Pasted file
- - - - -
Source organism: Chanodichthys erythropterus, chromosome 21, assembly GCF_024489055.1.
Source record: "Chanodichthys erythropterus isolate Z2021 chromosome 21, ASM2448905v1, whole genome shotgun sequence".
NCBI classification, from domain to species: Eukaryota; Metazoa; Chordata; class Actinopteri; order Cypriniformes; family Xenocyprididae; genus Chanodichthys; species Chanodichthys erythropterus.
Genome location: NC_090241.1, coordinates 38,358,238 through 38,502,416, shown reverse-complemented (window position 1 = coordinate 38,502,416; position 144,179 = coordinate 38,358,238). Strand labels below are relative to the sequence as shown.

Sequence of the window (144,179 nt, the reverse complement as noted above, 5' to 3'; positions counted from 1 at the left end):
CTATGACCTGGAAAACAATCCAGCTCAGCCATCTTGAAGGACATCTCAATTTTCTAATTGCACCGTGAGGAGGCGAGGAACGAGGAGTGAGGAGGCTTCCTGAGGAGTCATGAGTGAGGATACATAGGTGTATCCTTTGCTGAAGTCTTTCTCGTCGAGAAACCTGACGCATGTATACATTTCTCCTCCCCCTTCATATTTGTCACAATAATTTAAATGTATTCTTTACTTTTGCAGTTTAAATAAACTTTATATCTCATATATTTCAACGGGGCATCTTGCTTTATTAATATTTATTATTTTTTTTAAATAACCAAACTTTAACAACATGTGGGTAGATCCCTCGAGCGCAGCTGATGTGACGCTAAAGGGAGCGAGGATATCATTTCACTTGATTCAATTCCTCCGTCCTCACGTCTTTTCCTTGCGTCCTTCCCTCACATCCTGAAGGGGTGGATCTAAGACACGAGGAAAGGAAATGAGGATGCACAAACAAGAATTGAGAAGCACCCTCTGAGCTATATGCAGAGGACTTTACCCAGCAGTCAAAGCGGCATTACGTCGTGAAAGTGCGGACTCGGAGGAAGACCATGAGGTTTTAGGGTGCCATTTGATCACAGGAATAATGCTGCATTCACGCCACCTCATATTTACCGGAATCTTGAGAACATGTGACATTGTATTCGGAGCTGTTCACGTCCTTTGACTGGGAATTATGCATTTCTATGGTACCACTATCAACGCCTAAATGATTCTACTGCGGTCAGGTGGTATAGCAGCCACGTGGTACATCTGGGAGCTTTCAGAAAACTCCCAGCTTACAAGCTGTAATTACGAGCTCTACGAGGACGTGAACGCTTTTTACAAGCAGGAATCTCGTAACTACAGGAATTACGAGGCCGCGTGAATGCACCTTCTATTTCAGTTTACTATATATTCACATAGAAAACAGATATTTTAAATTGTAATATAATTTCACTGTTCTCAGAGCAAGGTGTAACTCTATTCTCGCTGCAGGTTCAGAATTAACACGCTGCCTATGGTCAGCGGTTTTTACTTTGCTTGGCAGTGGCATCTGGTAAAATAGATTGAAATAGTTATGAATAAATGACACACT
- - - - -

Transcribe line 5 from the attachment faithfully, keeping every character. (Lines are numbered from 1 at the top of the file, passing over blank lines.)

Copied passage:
Sequence of the window (144,179 nt, the reverse complement as noted above, 5' to 3'; positions counted from 1 at the left end):